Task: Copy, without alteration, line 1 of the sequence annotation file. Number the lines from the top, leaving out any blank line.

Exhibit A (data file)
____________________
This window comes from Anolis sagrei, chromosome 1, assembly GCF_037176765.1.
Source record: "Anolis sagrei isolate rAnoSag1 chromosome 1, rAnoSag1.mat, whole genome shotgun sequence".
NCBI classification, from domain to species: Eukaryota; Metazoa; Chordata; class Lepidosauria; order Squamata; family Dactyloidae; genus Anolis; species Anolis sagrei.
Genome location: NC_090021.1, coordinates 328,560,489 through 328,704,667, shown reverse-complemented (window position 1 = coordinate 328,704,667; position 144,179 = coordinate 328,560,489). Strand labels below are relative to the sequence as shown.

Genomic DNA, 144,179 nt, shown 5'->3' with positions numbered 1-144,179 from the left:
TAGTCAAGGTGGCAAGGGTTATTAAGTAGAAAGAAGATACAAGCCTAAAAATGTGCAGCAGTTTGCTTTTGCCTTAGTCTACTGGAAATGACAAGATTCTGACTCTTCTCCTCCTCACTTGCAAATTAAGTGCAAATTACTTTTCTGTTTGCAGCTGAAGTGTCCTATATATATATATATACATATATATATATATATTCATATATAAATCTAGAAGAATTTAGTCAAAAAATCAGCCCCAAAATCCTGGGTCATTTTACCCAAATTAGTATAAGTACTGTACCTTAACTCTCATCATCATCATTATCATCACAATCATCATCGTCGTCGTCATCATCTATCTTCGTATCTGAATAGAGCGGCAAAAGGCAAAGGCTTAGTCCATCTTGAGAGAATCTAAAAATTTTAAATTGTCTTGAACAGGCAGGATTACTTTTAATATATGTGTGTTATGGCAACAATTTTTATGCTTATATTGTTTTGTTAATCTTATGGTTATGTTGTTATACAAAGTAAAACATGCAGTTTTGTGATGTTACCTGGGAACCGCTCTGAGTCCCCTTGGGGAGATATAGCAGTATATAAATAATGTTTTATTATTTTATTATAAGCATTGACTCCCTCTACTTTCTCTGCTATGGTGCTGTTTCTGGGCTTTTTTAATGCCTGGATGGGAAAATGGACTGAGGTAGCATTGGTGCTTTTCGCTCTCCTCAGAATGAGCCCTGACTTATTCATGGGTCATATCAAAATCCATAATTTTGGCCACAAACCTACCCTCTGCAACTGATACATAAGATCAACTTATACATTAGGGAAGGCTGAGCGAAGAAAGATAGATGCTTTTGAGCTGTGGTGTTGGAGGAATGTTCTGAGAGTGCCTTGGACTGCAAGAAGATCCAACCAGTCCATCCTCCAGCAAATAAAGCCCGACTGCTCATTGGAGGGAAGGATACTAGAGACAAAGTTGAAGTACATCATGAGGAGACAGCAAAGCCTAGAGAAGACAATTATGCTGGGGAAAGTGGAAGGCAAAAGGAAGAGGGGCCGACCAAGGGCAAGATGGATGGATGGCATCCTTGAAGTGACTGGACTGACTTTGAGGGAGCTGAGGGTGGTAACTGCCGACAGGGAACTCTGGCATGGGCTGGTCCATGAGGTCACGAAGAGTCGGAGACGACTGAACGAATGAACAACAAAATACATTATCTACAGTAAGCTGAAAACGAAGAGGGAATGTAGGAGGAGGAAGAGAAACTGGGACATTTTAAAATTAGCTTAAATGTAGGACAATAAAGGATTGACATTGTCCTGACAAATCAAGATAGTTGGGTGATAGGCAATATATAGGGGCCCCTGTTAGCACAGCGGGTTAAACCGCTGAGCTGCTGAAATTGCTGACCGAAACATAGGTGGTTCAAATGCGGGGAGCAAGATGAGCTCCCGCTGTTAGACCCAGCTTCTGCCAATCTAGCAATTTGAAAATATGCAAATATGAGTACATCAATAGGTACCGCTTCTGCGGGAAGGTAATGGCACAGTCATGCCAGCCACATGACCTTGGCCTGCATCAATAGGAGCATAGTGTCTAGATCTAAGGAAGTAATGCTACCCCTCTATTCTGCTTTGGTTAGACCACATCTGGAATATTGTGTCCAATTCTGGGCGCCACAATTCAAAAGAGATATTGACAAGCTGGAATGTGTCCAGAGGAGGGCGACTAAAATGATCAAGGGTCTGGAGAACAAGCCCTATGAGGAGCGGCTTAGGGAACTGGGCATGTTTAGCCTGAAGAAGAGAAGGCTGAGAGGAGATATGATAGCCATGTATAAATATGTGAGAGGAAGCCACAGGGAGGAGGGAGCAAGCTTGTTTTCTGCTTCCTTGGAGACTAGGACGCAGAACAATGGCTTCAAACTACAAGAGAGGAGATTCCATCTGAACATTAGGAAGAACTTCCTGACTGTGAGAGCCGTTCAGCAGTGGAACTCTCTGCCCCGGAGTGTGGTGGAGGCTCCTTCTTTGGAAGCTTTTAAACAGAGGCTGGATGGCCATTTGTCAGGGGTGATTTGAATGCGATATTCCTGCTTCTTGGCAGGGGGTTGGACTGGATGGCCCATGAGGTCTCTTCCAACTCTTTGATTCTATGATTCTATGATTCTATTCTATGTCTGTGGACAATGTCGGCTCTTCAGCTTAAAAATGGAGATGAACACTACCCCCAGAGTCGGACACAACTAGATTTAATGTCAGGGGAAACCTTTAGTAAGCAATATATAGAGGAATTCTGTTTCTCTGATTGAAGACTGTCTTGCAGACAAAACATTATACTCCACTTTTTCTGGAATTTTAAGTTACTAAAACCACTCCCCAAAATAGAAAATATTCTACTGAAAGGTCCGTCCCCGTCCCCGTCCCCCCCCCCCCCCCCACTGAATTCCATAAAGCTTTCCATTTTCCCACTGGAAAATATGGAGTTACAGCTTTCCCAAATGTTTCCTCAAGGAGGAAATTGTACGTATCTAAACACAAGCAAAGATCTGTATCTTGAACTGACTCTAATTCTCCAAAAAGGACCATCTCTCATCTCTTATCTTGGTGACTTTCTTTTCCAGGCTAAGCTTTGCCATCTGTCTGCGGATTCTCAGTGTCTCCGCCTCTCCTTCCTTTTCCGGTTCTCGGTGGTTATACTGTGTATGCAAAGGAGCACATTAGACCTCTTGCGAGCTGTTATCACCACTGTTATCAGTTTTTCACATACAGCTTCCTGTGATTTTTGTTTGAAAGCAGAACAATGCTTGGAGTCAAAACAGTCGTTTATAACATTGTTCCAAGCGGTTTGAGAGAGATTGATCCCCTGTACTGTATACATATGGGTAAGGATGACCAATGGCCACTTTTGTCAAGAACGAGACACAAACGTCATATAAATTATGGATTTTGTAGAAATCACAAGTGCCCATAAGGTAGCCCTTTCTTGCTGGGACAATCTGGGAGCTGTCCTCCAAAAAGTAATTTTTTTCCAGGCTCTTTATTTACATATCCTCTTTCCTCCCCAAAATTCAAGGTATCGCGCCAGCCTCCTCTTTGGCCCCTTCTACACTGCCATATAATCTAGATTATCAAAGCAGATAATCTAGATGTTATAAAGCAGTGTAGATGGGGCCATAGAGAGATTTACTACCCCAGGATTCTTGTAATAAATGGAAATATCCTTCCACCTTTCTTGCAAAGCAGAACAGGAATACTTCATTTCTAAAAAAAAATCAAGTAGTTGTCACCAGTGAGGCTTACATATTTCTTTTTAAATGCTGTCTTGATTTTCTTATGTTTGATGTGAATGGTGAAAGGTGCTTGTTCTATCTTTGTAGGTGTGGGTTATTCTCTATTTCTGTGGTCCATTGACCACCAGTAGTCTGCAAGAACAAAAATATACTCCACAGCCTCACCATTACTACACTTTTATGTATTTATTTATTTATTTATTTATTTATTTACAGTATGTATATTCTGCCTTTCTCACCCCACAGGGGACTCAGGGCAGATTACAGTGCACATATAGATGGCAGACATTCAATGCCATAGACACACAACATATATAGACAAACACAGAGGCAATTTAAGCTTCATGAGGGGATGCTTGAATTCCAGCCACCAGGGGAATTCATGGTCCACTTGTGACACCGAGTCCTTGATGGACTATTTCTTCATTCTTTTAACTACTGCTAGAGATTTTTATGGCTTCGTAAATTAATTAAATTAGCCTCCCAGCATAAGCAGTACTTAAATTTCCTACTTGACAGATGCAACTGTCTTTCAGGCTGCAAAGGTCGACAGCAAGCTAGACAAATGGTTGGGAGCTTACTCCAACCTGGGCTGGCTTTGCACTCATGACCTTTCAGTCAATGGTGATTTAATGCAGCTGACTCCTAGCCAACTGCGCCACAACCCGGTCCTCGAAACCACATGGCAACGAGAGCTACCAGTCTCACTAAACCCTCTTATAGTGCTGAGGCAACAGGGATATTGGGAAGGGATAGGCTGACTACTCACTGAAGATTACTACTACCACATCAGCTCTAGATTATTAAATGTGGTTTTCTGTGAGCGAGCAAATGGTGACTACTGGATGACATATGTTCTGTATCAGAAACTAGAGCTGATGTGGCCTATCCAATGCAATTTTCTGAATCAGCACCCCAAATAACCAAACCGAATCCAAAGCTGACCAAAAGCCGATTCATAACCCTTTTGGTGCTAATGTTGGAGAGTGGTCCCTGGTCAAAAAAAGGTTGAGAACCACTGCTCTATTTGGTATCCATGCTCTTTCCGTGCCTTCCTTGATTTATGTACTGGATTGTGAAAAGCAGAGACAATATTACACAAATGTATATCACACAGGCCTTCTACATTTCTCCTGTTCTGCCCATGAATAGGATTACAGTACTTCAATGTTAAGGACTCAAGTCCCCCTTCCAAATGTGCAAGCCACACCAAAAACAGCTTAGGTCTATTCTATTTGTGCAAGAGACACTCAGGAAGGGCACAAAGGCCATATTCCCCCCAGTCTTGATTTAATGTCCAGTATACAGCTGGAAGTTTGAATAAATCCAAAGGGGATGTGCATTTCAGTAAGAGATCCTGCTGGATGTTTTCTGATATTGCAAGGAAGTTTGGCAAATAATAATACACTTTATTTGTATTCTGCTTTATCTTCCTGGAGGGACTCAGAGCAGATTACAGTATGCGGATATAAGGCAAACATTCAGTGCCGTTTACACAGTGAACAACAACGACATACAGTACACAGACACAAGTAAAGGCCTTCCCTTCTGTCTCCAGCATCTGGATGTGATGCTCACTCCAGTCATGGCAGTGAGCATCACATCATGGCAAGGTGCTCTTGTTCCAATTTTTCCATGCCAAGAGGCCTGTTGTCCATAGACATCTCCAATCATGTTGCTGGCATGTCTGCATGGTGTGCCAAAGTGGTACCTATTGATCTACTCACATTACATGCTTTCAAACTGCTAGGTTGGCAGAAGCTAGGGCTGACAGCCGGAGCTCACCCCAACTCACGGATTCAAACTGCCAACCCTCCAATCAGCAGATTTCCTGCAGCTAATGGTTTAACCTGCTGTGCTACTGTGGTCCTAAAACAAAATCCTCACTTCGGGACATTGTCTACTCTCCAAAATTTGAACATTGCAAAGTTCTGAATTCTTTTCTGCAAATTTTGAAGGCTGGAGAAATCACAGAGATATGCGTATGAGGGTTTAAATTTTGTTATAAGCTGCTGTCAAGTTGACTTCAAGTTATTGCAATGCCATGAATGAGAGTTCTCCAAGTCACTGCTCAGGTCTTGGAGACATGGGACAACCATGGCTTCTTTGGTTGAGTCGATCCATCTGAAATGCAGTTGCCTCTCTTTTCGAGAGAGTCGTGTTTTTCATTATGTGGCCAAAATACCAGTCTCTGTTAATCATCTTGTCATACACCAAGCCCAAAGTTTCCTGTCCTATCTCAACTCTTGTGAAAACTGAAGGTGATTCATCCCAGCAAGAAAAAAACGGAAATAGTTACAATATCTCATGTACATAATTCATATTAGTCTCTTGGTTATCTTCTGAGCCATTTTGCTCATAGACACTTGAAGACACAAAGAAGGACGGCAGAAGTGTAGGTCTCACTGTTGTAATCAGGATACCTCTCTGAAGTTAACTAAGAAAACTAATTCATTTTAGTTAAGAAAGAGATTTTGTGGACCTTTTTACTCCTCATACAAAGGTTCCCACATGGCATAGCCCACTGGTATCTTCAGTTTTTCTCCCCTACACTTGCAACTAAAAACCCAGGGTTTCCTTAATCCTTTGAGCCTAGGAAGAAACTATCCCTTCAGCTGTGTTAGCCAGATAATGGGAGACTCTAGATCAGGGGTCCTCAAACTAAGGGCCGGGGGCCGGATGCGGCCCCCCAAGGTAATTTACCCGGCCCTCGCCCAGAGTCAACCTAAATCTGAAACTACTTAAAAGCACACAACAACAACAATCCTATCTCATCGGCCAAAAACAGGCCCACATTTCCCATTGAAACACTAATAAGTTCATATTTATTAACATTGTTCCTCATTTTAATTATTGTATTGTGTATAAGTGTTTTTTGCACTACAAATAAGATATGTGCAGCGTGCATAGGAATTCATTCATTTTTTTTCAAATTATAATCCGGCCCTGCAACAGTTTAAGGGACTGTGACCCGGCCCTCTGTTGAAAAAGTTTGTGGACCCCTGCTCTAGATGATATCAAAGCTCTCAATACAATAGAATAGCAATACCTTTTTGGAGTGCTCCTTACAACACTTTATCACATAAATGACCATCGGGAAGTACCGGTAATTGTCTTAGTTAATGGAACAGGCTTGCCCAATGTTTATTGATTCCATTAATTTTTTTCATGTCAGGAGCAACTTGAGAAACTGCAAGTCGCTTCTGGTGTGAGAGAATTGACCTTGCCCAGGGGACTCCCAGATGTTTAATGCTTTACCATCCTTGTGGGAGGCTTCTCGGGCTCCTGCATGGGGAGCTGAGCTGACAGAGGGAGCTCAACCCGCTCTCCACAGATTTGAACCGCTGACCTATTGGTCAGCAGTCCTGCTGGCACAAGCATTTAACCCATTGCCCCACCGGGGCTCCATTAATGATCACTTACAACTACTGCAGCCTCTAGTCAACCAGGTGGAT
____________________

This window comes from Anolis sagrei, chromosome 1, assembly GCF_037176765.1.